The Journey of a Trade

Key  Ideas

  • All securities are involved in the same process connecting the buyer and seller
  • The journey of a trade involves execution, settlement, and clearing of any security traded

Setting the scene

Larry, an Apple bond, is looking to be traded on the market. As a bond, Larry goes through an entire journey before becoming part of an individual's investment portfolio. The journey starts when someone (could be you!) decides to buy Larry. The trader submits an order to a broker, who then forwards it to an exchange. Larry could be traded on the NASDAQ, the New York Stock Exchange (NYSE), or over-the-counter (OTC), depending on where he is listed. Once Larry is on the exchange, he joins a queue with other trades waiting to be executed. 

Larry waits patiently in the queue until he is matched with a counterparty who is willing to sell him at the same price the trader is willing to buy him. Once the trade is executed, Larry's settlement process begins. This involves the transfer of ownership and cash between the buyer and seller. The clearing process ensures that the trade is valid, and all parties meet their financial obligations. This process can take a few days, but it ensures that the trade is settled accurately and efficiently.

Even though Larry the Apple bond is a relatively low-risk investment, he is subject to the same process as all other trades. This is to ensure that all parties are protected. After this process is complete, Larry becomes part of the buyer’s investment portfolio, generating income and contributing to the goodwill of the market.

The Role of Brokerages

Since financial markets are robust and can be engaged by many parties, there is a plethora of buyers who can execute trades. At large, these buyers are split into retail and institutional buyers. Retail traders buy and sell securities for personal investment, while institutional buyers manage large amounts of money on behalf of their clients.

Institutional buyers can execute orders through a variety of channels, including direct access to the market, electronic trading platforms, and over-the-counter (OTC) markets. Institutions have access to better pricing and execution through the use of complex algorithmic trading that focuses on finding orders within the best bid-ask spreads.

While institutions can access the market in other ways, both retail traders and institutions can leverage the use of brokerages. Institutions are known to use brokerages to execute orders in markets will limited access or for complex trades that fall out of their wheelhouse. Retail traders can execute orders through a brokerage, which acts as an intermediary between the trader and the market. Brokerages provide traders with access to various markets and financial products, allowing them to execute trades quickly and efficiently.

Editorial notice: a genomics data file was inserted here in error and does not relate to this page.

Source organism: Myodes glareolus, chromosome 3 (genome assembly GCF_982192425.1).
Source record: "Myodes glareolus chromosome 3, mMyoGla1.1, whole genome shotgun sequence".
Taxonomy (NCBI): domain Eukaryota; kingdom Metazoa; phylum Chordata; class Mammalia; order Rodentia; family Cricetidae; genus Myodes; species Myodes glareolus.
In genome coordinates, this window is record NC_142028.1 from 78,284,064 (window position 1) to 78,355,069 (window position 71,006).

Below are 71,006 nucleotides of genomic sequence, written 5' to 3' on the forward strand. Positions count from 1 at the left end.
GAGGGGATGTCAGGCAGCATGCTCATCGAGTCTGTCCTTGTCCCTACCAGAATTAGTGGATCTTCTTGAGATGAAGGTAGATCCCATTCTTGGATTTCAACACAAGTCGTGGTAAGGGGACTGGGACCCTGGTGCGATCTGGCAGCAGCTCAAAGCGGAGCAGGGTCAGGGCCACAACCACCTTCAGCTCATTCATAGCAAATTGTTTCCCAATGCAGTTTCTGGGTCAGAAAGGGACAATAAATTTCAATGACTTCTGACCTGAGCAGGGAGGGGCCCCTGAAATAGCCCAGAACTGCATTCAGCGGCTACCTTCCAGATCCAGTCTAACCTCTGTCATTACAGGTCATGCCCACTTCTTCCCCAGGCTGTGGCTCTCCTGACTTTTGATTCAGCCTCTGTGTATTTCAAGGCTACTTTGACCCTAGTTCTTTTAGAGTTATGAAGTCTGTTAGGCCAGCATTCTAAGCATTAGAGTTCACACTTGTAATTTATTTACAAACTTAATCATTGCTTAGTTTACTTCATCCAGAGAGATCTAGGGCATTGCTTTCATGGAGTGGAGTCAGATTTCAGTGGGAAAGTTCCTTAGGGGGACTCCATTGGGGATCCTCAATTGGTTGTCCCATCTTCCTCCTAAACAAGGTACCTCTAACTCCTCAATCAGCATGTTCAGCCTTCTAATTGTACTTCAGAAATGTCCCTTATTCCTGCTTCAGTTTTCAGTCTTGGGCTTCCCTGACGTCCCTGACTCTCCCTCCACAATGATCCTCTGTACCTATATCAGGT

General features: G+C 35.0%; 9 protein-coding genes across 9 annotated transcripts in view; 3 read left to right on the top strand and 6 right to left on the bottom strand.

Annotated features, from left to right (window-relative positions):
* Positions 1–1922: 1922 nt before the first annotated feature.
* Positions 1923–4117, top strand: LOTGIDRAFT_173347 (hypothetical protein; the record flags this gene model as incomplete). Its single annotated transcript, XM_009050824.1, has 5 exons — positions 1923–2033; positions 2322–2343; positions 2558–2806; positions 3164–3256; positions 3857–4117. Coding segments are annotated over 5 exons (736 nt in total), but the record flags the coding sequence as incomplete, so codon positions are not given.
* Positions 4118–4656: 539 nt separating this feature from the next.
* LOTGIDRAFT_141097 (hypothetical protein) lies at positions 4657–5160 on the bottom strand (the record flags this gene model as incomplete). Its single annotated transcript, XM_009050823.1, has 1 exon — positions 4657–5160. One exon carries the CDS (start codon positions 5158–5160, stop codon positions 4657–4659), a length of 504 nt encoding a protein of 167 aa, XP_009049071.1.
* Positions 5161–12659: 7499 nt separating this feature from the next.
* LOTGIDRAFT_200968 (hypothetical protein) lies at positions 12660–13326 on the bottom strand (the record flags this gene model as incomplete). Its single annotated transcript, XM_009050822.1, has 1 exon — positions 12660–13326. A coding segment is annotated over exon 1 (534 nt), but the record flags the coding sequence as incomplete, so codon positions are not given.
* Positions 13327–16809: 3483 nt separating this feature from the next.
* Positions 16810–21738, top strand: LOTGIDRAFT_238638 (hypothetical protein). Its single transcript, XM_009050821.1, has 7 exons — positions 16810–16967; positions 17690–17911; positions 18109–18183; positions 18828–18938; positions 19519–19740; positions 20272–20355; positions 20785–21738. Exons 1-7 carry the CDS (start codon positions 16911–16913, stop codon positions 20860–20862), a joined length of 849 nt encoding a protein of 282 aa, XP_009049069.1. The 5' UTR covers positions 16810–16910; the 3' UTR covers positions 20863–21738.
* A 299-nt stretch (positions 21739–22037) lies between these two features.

Here’s where it gets confusing. Just like institutions use brokerages, brokerages can use institutions. Take Robinhood, for example, a firm that leverages Citadel to attain the most optimal prices for its customers. While brokerages and institutions have somewhat of an interdependent relationship, the vast majority of retail traders use some form of brokerage to manage their portfolios.

The Clearing and Settling Process

When you execute a trade, the DTCC helps to settle the trade. This means that it ensures that the securities (like bonds) you bought or sold are delivered to the right people and that the money for the trade is transferred correctly. The DTCC works behind the scenes to make sure everything is done accurately and securely.

For example, if you sold some Apple bonds, the DTCC would make sure that the buyer gets the bonds they paid for and that you receive the money from the sale. This can take a few days, typically 2-3 business days for most bond trades, but it can vary depending on the type of bond and how the trade is settled. Overall, the DTCC plays a very important role in ensuring that trades are settled correctly and efficiently, which helps to keep the financial markets running smoothly.